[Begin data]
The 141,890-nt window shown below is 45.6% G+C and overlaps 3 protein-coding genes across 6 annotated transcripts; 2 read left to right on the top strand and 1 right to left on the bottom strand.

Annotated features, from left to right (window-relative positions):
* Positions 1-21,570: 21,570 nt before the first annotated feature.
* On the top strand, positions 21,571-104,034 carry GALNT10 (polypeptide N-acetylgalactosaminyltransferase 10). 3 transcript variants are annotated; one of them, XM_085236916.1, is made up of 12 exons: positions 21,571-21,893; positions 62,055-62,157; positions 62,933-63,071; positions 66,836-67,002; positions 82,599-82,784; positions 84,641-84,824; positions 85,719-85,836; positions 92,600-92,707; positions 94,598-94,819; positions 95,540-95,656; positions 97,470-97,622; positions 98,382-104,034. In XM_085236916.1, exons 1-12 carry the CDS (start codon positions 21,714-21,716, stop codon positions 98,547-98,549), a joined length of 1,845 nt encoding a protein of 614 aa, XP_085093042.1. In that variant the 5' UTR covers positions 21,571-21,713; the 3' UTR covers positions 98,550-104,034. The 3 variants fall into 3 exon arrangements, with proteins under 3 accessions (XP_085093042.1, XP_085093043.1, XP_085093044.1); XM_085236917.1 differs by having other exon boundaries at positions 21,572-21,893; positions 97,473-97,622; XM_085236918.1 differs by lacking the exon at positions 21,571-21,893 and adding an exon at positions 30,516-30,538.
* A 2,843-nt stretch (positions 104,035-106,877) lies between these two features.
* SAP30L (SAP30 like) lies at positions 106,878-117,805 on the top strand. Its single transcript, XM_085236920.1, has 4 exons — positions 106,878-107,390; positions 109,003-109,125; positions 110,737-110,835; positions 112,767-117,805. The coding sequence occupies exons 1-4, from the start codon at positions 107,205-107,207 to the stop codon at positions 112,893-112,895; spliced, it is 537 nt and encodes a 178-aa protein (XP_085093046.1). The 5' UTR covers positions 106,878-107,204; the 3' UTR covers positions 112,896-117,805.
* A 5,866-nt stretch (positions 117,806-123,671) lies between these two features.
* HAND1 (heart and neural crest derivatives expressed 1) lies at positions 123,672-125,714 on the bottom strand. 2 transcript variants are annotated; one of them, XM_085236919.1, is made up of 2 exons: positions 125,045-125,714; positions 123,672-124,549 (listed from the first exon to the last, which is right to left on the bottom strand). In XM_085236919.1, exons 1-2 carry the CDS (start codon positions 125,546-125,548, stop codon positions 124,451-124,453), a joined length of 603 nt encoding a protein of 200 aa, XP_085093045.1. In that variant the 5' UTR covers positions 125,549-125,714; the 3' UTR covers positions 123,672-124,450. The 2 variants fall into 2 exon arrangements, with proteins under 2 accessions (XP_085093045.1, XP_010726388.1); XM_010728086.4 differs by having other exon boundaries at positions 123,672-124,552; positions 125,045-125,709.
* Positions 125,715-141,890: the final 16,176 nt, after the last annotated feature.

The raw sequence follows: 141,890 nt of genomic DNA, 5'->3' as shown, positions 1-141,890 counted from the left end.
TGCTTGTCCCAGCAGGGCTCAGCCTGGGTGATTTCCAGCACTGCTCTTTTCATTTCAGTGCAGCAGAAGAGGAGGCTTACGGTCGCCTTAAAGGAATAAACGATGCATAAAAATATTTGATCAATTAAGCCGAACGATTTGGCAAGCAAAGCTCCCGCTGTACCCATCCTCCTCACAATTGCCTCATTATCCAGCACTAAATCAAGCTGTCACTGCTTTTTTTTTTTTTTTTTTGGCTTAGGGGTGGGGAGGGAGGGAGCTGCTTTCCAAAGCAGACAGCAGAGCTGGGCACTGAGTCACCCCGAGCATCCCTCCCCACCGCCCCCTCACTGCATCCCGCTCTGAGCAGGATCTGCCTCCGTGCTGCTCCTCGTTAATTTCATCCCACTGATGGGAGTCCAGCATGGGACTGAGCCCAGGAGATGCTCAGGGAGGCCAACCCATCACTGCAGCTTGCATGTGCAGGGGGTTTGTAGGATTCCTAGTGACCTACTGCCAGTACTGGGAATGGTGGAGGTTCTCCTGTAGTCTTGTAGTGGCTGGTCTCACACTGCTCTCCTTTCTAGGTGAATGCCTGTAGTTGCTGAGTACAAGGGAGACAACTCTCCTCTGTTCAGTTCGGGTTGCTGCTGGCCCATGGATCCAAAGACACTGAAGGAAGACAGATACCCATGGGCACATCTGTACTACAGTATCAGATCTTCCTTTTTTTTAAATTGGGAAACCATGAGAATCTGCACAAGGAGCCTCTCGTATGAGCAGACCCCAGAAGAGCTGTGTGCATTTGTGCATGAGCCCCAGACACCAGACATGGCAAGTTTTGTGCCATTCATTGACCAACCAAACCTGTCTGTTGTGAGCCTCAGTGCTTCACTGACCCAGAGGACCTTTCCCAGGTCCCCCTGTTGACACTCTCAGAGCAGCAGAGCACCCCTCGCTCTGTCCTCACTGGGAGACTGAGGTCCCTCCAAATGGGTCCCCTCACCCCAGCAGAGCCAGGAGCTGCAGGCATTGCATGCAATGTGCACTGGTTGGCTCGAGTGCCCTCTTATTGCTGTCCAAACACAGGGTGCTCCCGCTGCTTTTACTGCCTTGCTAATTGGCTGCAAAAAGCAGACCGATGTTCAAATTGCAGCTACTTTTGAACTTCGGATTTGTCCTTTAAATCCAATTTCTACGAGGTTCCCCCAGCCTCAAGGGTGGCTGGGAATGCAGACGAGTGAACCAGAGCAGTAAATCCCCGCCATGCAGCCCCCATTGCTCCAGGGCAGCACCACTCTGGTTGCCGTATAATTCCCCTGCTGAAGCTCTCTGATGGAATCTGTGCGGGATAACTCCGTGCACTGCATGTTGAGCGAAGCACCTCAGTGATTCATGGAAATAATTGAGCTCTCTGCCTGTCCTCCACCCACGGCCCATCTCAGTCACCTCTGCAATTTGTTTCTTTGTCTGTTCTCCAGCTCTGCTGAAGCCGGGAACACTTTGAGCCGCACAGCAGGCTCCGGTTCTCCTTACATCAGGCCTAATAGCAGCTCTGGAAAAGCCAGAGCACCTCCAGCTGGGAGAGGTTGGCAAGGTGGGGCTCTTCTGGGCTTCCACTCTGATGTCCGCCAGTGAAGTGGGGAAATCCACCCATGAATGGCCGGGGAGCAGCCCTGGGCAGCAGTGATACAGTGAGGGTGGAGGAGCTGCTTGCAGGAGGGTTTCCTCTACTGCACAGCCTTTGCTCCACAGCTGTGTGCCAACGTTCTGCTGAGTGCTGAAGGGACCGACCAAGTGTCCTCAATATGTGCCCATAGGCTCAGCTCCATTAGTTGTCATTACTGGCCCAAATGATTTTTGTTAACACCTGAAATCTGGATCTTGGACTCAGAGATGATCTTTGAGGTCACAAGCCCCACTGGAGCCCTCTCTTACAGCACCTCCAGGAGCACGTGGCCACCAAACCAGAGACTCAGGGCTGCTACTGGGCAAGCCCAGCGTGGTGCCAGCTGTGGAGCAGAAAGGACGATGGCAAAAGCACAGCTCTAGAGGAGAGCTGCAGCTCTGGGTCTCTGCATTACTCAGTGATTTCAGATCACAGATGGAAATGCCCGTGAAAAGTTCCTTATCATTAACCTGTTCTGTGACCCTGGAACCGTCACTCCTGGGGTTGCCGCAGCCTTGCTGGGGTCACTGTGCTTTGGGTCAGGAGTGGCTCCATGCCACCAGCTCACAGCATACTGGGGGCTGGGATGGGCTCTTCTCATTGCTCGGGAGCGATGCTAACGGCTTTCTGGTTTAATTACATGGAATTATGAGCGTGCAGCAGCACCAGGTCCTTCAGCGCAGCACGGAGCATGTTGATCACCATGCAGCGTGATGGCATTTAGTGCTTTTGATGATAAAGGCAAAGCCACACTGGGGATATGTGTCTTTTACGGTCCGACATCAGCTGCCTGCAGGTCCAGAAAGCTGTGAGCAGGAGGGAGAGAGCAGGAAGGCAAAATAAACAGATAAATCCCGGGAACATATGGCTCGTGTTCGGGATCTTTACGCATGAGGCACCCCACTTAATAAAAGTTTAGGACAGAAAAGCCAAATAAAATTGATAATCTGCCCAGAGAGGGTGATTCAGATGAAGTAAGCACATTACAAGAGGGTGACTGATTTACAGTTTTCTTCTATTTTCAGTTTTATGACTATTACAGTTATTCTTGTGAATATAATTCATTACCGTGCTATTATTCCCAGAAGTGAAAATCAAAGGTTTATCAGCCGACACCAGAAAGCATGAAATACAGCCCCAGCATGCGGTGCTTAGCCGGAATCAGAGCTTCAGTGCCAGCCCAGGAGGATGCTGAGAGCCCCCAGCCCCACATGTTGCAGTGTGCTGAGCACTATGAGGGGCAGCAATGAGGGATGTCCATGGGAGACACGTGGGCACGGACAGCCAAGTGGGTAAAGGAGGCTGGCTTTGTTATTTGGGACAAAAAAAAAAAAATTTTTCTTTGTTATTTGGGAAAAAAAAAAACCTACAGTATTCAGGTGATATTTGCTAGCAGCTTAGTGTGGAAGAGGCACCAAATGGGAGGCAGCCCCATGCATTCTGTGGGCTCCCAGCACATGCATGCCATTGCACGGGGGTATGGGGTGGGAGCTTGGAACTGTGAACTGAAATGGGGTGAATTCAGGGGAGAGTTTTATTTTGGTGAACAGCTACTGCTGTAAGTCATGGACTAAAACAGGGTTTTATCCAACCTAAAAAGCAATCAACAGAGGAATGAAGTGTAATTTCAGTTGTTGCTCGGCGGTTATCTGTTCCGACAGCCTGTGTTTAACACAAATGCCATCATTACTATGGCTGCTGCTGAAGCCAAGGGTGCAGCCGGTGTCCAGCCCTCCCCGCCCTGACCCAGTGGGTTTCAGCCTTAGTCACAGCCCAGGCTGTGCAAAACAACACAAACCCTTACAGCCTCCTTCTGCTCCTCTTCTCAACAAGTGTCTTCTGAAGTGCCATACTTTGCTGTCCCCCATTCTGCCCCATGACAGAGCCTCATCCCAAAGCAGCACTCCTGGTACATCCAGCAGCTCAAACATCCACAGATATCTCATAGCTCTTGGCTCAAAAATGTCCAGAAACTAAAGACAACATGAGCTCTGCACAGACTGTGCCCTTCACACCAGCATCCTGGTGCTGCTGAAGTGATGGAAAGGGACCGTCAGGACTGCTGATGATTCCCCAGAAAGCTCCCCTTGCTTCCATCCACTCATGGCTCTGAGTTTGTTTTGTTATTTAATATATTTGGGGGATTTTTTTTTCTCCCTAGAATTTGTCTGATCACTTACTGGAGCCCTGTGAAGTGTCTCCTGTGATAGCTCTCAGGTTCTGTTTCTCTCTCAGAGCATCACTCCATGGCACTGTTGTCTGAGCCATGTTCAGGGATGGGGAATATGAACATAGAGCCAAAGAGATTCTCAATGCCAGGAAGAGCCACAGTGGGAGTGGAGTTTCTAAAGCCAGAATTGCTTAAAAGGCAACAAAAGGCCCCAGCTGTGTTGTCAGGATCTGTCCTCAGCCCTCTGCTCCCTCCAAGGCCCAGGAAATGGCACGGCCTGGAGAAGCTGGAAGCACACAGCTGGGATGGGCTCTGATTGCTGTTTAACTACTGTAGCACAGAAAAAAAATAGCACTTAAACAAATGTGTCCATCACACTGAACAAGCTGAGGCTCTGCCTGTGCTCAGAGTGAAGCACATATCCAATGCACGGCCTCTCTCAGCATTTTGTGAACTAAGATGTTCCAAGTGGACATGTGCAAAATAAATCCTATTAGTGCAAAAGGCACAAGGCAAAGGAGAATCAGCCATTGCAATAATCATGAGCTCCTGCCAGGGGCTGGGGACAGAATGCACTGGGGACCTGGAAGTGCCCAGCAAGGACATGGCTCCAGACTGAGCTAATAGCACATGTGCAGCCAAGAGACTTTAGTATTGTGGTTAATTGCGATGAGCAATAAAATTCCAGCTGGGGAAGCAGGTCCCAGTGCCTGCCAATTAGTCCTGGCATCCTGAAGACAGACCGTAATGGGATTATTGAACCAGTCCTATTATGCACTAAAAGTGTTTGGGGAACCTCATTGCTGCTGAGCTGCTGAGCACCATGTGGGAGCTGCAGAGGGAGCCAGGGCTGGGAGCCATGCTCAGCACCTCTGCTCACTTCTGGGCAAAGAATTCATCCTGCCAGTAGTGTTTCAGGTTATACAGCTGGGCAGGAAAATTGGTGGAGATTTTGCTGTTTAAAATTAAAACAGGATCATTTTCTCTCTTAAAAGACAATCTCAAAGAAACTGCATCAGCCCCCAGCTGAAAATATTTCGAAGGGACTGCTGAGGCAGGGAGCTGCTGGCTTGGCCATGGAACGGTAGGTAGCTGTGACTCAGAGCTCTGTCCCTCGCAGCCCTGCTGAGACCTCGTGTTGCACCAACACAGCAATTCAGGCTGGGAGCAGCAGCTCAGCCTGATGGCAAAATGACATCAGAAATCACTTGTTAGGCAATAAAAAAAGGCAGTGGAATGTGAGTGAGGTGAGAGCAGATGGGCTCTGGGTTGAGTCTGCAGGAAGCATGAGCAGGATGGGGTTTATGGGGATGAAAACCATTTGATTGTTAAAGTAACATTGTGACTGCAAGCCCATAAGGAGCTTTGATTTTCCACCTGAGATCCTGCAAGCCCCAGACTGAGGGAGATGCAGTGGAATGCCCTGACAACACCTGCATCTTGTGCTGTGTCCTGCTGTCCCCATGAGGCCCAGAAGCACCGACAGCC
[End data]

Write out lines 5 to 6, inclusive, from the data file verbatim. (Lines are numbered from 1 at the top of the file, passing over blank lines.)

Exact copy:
* A 2,843-nt stretch (positions 104,035-106,877) lies between these two features.
* SAP30L (SAP30 like) lies at positions 106,878-117,805 on the top strand. Its single transcript, XM_085236920.1, has 4 exons — positions 106,878-107,390; positions 109,003-109,125; positions 110,737-110,835; positions 112,767-117,805. The coding sequence occupies exons 1-4, from the start codon at positions 107,205-107,207 to the stop codon at positions 112,893-112,895; spliced, it is 537 nt and encodes a 178-aa protein (XP_085093046.1). The 5' UTR covers positions 106,878-107,204; the 3' UTR covers positions 112,896-117,805.